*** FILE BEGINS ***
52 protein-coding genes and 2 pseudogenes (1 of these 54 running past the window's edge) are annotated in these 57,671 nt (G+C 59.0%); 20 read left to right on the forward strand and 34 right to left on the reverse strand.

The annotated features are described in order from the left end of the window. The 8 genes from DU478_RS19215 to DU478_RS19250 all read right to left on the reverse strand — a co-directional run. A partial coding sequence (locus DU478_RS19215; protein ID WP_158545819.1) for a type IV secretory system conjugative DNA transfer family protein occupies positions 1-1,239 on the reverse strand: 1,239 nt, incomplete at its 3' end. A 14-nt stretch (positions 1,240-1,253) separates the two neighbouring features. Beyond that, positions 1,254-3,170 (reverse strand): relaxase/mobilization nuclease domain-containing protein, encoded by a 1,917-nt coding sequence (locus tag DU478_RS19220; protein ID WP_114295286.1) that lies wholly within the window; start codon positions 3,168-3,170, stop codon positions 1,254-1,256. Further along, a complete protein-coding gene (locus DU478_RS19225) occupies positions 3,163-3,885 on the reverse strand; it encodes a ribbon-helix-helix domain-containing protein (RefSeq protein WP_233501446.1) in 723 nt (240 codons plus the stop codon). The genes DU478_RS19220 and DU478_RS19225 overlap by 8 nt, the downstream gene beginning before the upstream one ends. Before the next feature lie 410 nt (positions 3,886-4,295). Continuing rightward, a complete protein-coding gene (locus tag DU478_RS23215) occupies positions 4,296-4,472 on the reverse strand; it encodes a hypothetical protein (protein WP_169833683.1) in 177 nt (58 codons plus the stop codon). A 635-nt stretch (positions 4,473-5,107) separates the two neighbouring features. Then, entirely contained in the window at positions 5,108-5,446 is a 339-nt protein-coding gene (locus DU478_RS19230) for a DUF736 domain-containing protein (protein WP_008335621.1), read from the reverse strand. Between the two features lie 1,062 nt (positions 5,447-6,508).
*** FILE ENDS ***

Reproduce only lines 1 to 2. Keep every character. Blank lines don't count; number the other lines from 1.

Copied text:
52 protein-coding genes and 2 pseudogenes (1 of these 54 running past the window's edge) are annotated in these 57,671 nt (G+C 59.0%); 20 read left to right on the forward strand and 34 right to left on the reverse strand.

The annotated features are described in order from the left end of the window. The 8 genes from DU478_RS19215 to DU478_RS19250 all read right to left on the reverse strand — a co-directional run. A partial coding sequence (locus DU478_RS19215; protein ID WP_158545819.1) for a type IV secretory system conjugative DNA transfer family protein occupies positions 1-1,239 on the reverse strand: 1,239 nt, incomplete at its 3' end. A 14-nt stretch (positions 1,240-1,253) separates the two neighbouring features. Beyond that, positions 1,254-3,170 (reverse strand): relaxase/mobilization nuclease domain-containing protein, encoded by a 1,917-nt coding sequence (locus tag DU478_RS19220; protein ID WP_114295286.1) that lies wholly within the window; start codon positions 3,168-3,170, stop codon positions 1,254-1,256. Further along, a complete protein-coding gene (locus DU478_RS19225) occupies positions 3,163-3,885 on the reverse strand; it encodes a ribbon-helix-helix domain-containing protein (RefSeq protein WP_233501446.1) in 723 nt (240 codons plus the stop codon). The genes DU478_RS19220 and DU478_RS19225 overlap by 8 nt, the downstream gene beginning before the upstream one ends. Before the next feature lie 410 nt (positions 3,886-4,295). Continuing rightward, a complete protein-coding gene (locus tag DU478_RS23215) occupies positions 4,296-4,472 on the reverse strand; it encodes a hypothetical protein (protein WP_169833683.1) in 177 nt (58 codons plus the stop codon). A 635-nt stretch (positions 4,473-5,107) separates the two neighbouring features. Then, entirely contained in the window at positions 5,108-5,446 is a 339-nt protein-coding gene (locus DU478_RS19230) for a DUF736 domain-containing protein (protein WP_008335621.1), read from the reverse strand. Between the two features lie 1,062 nt (positions 5,447-6,508).